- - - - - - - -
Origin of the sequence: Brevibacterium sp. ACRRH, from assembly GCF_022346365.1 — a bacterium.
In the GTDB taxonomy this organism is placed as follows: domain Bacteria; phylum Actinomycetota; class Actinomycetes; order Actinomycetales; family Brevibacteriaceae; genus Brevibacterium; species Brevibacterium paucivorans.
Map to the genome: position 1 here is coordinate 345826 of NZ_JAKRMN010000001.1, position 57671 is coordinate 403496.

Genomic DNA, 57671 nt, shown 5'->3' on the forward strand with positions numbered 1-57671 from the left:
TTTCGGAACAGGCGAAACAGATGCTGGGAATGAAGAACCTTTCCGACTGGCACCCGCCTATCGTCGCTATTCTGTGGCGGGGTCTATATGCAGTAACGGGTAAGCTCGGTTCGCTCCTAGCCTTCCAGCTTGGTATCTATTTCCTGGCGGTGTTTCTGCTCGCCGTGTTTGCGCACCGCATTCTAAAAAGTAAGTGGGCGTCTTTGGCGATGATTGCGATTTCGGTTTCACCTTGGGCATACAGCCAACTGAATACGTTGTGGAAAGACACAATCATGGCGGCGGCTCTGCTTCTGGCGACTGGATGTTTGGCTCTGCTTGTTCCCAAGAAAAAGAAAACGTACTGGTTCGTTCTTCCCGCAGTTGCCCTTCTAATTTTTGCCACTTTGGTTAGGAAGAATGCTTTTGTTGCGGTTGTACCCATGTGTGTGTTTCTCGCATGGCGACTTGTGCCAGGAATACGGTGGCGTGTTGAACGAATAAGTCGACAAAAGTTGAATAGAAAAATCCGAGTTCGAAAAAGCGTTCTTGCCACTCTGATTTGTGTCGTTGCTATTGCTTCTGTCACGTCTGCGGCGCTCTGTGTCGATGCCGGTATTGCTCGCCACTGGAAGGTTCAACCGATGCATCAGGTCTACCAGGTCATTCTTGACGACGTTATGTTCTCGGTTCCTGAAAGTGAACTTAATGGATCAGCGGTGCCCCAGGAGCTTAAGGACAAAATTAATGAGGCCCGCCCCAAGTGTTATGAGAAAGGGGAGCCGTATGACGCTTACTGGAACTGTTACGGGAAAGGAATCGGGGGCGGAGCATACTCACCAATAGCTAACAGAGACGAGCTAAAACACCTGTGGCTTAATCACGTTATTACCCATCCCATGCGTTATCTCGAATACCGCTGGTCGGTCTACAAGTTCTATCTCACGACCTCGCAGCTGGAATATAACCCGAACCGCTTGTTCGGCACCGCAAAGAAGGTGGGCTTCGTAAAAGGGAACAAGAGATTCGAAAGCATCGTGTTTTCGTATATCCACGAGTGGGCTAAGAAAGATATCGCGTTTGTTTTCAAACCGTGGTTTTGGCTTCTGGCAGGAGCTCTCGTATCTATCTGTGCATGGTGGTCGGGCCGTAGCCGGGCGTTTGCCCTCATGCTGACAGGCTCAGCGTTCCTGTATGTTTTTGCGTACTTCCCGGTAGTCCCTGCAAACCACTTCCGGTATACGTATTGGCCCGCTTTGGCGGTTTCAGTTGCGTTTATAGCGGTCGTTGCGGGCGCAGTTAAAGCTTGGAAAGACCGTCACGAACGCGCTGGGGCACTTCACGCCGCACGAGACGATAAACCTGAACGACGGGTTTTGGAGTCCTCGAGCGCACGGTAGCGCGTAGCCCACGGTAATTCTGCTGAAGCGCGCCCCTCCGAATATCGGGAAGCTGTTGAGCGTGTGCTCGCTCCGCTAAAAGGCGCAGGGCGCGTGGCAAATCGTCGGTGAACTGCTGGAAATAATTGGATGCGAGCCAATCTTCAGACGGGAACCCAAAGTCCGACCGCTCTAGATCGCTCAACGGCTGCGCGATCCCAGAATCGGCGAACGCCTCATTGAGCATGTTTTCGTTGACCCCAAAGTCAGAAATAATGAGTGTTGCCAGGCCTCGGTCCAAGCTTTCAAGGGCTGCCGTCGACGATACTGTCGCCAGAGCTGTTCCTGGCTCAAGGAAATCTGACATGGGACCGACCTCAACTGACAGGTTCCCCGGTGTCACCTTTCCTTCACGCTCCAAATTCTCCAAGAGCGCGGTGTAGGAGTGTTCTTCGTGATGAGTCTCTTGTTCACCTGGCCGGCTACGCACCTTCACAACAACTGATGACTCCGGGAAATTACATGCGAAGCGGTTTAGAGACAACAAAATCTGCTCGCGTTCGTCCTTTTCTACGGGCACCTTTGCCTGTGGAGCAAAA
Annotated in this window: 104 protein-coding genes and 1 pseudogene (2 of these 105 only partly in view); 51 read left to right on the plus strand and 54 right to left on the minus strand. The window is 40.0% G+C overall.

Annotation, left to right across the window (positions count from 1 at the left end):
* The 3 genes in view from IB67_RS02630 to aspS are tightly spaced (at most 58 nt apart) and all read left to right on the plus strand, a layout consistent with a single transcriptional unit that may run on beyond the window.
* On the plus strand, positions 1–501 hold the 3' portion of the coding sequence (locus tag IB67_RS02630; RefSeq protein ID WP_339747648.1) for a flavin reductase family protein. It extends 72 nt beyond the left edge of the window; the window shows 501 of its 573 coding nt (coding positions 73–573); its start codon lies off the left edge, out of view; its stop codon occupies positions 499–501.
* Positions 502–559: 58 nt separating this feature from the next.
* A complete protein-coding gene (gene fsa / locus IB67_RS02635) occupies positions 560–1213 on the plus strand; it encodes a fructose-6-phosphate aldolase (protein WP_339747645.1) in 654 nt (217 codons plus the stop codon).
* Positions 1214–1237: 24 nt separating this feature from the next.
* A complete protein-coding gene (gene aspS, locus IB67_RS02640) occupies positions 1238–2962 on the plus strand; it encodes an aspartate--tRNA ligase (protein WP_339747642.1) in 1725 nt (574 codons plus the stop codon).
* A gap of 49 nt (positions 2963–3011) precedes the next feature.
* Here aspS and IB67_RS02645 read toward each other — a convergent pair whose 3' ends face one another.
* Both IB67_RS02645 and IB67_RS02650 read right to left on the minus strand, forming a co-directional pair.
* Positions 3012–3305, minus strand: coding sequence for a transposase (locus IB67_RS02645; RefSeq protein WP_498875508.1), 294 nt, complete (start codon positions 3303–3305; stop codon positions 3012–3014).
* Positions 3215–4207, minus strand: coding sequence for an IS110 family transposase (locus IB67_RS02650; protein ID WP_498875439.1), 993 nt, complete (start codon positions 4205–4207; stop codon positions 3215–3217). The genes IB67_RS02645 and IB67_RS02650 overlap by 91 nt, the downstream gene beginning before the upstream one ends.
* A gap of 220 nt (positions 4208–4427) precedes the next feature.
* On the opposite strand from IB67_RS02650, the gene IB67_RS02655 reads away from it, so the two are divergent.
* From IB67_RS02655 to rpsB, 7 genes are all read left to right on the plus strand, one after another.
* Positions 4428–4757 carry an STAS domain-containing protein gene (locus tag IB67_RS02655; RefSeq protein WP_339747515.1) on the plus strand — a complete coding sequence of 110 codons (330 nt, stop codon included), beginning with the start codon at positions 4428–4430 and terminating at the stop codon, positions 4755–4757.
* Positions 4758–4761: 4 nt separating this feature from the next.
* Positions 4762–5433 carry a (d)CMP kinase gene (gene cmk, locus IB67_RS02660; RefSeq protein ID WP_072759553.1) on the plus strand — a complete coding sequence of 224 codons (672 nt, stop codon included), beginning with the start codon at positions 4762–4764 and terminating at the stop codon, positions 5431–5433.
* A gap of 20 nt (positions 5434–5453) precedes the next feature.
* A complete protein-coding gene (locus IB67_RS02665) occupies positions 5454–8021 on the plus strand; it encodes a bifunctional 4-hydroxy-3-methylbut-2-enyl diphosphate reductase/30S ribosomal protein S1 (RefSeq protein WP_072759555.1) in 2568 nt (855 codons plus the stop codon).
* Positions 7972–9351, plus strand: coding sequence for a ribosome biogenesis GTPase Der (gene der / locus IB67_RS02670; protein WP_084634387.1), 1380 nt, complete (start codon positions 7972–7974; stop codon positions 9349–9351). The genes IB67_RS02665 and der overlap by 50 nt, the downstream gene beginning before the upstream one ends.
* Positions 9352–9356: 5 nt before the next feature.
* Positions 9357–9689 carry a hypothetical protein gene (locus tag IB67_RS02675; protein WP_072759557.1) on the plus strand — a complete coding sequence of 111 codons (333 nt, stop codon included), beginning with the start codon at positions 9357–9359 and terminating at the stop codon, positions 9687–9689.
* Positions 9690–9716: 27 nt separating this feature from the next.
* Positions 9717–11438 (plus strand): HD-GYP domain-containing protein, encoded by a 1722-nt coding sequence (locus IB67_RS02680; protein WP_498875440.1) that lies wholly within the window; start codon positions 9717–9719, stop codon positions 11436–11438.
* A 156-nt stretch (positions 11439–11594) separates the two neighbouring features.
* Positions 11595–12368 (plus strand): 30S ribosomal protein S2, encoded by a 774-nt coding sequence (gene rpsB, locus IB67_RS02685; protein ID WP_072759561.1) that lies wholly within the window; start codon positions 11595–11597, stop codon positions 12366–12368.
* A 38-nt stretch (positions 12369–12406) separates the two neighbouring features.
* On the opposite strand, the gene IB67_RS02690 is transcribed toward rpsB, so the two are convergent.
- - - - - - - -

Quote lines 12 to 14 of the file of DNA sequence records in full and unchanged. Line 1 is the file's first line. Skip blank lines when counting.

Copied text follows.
* Positions 1214–1237: 24 nt separating this feature from the next.
* A complete protein-coding gene (gene aspS, locus IB67_RS02640) occupies positions 1238–2962 on the plus strand; it encodes an aspartate--tRNA ligase (protein WP_339747642.1) in 1725 nt (574 codons plus the stop codon).
* A gap of 49 nt (positions 2963–3011) precedes the next feature.